Is There Still a Chance for Meaningful Compromise on Debt Reduction?

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President Obama today. Photo: Mandel NGan/AFP/Getty Images

Last week, civility had eroded so far between Republicans and Democrats that President Obama walked out of a negotiation in a pique. But suddenly, an actual bi-partisan compromise seems possible again: Obama has come out in support of a compromise deal brokered by the bi-partisan "Gang of Six" senators. That six, as opposed to five, is crucial to the chances of compromise — the group now has Republican Tom Coburn back among their number, after he'd abandoned the cabal a few months ago, saying it didn't include enough spending cuts.

The deal isn't such a far bend for the president, though; the plan — a mix of spending cuts, including some to Social Security and Medicare, as well as new tax-based revenue, a little something for everyone — is based off one that emerged from an Obama administration fiscal commission. But the fact that 47 senators, nearly half of whom are Republicans, turned out for the Gang of Six's presentation, might mean that the plan has a real chance, according to the Times.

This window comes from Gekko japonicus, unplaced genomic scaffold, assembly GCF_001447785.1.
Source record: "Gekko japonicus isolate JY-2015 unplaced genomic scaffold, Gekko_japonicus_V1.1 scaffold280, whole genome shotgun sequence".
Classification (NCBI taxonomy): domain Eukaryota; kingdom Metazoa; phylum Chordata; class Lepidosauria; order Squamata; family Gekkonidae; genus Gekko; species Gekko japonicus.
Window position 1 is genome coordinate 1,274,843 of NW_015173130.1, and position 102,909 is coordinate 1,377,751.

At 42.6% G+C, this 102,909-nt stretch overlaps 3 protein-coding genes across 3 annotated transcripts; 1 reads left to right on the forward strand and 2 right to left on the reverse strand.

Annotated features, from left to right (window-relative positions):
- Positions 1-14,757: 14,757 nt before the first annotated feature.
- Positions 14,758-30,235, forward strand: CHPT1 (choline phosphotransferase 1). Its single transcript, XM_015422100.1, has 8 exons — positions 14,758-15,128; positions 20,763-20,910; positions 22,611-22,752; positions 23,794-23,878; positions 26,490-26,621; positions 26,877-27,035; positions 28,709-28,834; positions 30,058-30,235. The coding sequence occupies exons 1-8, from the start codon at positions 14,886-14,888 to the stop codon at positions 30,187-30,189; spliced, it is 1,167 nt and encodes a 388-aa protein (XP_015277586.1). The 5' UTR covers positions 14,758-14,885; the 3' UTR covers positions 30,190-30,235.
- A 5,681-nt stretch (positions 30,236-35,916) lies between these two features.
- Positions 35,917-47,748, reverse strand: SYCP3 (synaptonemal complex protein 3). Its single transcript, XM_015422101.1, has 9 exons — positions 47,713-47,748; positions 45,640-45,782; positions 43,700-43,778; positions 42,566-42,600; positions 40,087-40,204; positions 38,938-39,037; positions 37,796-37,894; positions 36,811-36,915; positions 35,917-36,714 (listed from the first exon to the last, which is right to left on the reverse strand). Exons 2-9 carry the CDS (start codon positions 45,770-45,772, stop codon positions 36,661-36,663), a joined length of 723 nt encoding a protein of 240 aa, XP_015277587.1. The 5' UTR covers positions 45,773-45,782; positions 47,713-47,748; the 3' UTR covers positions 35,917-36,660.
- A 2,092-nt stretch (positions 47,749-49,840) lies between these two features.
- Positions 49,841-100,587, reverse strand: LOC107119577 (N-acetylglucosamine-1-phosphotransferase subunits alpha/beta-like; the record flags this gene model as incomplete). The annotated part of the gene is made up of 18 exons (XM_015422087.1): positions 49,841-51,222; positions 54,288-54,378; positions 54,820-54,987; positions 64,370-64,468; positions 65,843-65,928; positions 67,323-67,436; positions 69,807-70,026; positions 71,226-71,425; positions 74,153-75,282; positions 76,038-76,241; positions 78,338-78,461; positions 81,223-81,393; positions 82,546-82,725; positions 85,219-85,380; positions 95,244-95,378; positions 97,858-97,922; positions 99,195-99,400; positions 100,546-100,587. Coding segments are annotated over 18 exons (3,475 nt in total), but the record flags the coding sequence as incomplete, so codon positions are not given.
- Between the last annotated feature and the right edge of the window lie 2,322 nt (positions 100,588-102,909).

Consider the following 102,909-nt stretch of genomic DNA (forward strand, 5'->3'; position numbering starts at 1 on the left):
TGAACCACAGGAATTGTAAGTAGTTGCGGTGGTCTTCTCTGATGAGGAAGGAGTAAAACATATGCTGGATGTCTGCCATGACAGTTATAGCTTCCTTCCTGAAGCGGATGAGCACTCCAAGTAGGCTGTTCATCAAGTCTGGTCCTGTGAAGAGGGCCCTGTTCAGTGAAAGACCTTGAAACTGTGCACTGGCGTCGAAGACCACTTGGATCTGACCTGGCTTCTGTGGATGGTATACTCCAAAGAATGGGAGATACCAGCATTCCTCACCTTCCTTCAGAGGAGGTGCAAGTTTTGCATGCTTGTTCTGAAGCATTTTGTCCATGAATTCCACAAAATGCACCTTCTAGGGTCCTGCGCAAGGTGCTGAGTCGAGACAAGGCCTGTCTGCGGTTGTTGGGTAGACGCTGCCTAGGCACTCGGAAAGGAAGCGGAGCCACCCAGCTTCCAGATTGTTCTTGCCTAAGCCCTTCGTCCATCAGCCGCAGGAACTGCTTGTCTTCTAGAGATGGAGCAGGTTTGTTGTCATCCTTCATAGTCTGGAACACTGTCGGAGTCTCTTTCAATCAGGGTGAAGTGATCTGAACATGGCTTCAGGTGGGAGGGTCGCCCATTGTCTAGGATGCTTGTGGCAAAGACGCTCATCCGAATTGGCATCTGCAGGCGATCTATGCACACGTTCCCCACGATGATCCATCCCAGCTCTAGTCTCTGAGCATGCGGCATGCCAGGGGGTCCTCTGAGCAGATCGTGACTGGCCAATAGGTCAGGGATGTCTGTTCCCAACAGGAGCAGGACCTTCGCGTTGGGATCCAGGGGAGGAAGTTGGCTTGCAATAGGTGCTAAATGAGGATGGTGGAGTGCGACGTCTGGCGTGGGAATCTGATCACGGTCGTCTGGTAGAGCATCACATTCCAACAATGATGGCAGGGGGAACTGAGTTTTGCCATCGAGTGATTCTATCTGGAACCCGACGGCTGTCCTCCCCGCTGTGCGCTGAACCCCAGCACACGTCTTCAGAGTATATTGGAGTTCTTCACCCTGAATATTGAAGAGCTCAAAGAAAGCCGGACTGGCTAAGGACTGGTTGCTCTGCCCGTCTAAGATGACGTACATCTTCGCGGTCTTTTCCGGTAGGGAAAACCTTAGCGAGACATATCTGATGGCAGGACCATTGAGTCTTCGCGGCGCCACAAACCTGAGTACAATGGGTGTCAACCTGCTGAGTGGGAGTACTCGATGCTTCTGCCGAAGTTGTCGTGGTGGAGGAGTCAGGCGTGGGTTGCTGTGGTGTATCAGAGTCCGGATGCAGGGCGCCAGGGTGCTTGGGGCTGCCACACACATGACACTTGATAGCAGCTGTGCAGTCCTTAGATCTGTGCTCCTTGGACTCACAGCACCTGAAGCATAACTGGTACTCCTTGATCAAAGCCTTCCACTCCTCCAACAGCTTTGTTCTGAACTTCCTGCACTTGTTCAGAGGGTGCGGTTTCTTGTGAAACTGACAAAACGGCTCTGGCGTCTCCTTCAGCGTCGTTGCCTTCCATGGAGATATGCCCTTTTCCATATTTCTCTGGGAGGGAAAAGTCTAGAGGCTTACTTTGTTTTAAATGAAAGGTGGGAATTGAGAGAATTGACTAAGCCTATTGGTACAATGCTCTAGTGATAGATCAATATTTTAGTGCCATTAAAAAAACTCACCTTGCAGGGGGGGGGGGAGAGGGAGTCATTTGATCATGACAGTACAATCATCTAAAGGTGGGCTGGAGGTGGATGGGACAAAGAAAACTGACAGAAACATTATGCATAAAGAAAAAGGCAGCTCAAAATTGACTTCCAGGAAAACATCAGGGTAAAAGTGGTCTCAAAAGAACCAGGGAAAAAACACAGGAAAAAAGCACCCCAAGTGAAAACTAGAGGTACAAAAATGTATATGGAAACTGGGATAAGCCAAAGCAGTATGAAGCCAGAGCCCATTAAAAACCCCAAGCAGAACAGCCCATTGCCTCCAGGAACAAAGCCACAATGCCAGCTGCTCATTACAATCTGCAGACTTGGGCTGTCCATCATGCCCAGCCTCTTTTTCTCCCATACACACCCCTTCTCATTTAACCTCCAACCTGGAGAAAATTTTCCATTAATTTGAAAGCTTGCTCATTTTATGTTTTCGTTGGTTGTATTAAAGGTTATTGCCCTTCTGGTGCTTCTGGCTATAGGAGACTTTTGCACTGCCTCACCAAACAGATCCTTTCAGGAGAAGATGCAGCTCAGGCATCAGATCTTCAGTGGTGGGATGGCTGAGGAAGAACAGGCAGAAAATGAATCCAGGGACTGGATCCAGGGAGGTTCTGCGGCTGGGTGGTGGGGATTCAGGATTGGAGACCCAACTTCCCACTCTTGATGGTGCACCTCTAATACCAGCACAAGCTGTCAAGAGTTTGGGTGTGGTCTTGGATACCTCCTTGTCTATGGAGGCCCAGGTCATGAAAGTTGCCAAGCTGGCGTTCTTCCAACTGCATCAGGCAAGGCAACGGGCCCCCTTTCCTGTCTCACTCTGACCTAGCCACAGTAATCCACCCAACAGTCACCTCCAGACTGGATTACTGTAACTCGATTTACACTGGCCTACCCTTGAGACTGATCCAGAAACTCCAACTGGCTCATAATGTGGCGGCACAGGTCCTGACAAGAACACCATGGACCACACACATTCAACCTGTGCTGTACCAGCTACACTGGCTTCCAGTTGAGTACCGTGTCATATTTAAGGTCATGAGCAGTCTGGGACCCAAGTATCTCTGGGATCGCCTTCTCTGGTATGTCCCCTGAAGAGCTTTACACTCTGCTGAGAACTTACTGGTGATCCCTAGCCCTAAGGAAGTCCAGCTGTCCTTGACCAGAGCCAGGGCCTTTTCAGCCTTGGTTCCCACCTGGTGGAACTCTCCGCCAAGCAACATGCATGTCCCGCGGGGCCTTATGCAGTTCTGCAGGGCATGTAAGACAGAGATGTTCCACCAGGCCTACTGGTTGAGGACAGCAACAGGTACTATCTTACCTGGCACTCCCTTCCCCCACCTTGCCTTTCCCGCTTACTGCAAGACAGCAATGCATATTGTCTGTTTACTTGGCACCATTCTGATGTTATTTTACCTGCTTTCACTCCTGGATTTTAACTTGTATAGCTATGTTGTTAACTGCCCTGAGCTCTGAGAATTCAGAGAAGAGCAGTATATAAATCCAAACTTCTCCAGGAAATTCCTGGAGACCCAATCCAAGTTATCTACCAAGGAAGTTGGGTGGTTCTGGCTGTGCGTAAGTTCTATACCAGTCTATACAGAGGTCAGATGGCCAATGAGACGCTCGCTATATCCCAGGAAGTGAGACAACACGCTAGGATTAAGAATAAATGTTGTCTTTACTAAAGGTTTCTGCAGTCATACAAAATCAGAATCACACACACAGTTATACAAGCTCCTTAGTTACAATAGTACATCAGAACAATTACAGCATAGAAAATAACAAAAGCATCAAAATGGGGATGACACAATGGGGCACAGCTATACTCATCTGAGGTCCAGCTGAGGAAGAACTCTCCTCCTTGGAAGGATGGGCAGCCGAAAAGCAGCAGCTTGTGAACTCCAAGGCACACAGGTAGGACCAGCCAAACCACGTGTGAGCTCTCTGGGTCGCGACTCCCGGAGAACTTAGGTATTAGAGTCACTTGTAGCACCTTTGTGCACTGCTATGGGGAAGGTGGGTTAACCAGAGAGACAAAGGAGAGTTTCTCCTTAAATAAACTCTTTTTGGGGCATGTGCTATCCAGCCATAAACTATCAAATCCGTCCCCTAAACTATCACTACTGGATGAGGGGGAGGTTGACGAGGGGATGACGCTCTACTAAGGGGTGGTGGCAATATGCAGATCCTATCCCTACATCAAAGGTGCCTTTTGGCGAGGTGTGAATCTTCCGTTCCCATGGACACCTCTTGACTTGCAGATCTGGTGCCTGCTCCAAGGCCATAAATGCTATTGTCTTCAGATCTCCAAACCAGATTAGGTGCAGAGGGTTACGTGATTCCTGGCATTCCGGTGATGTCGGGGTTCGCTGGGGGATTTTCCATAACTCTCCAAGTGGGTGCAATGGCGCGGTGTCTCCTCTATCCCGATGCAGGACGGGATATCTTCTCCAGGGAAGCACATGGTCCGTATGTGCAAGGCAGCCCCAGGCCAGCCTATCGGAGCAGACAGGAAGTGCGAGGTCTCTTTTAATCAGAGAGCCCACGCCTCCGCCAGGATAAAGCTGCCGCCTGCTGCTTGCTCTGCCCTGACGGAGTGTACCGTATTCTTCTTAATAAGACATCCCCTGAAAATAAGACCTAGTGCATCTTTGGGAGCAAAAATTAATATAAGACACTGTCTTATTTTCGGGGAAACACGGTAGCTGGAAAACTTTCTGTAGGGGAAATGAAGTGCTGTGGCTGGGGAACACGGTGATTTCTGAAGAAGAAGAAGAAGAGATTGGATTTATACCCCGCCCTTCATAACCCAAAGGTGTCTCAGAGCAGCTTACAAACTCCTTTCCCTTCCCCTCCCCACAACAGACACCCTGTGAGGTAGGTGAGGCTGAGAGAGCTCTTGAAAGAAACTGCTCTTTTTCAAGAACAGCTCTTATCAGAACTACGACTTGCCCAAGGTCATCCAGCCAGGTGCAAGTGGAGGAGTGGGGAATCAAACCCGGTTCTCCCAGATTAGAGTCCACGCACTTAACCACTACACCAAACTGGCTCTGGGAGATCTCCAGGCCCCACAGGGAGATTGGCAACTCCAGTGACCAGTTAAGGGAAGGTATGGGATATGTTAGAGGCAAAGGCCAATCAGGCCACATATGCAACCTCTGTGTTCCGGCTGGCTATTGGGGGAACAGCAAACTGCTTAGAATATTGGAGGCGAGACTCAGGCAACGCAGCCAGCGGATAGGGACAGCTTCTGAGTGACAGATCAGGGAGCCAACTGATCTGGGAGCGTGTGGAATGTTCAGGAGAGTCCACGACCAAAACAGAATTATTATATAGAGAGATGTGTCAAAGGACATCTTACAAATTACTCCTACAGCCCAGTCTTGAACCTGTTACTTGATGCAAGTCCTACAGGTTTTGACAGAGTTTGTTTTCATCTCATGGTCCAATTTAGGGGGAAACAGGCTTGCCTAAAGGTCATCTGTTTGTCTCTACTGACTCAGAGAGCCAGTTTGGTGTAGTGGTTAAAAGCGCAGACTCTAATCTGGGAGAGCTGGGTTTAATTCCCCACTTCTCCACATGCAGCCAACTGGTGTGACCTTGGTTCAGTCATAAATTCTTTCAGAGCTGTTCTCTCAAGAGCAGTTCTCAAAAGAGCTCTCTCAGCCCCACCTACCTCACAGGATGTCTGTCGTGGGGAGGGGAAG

The key question, then, is whether hardline House conservatives will actually vote for such a deal. Obama, despite — or perhaps in service of — the spirit of bi-partisan compromise, took a pointed swipe at the lower chamber in his remarks. "We do not have any more time to engage in symbolic gestures," he said, a clear reference to the vote today in the House on the fiscal conservative-purist plan, "Cut, Cap, and Balance," which pretty much everyone agrees doesn't have a snowball's chance in hell of making it into law. Meanwhile, Senators Reid and McConnell remain hard at work at their separate plan to raise the debt ceiling, and no one knows exactly what John Boehner's going to do, though one of his closest buddies, with whom he's in "almost daily contact" happens to be one of the Gang of Six. Cliques, secrets, shifting alliances, catty public snarking, status based on the number of people who show up at an event — one doesn't need to have special fiscal expertise to follow this story, just to have at one time been a seventh-grade girl.

Obama Endorses Bipartisan Push on Debt [NYT]